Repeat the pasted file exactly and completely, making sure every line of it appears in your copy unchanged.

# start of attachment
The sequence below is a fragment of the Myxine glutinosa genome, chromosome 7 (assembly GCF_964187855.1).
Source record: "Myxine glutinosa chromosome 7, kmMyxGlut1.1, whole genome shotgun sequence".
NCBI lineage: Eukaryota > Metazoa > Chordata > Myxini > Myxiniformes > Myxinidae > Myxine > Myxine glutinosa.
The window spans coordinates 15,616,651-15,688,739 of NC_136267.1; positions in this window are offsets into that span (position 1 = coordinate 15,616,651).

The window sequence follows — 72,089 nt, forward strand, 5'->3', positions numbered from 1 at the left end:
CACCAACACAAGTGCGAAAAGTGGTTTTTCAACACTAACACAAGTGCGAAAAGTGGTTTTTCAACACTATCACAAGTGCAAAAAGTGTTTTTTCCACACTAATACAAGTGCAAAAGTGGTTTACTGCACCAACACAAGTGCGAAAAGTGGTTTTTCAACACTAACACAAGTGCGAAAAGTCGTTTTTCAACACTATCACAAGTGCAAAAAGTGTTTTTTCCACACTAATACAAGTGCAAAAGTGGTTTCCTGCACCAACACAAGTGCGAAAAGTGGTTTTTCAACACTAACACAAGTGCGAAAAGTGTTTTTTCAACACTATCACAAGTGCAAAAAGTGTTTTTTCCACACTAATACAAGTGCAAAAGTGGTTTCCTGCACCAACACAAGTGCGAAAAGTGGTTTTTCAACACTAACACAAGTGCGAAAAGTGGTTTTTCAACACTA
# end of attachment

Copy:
The sequence below is a fragment of the Myxine glutinosa genome, chromosome 7 (assembly GCF_964187855.1).
Source record: "Myxine glutinosa chromosome 7, kmMyxGlut1.1, whole genome shotgun sequence".
NCBI lineage: Eukaryota > Metazoa > Chordata > Myxini > Myxiniformes > Myxinidae > Myxine > Myxine glutinosa.
The window spans coordinates 15,616,651-15,688,739 of NC_136267.1; positions in this window are offsets into that span (position 1 = coordinate 15,616,651).

The window sequence follows — 72,089 nt, forward strand, 5'->3', positions numbered from 1 at the left end:
CACCAACACAAGTGCGAAAAGTGGTTTTTCAACACTAACACAAGTGCGAAAAGTGGTTTTTCAACACTATCACAAGTGCAAAAAGTGTTTTTTCCACACTAATACAAGTGCAAAAGTGGTTTACTGCACCAACACAAGTGCGAAAAGTGGTTTTTCAACACTAACACAAGTGCGAAAAGTCGTTTTTCAACACTATCACAAGTGCAAAAAGTGTTTTTTCCACACTAATACAAGTGCAAAAGTGGTTTCCTGCACCAACACAAGTGCGAAAAGTGGTTTTTCAACACTAACACAAGTGCGAAAAGTGTTTTTTCAACACTATCACAAGTGCAAAAAGTGTTTTTTCCACACTAATACAAGTGCAAAAGTGGTTTCCTGCACCAACACAAGTGCGAAAAGTGGTTTTTCAACACTAACACAAGTGCGAAAAGTGGTTTTTCAACACTA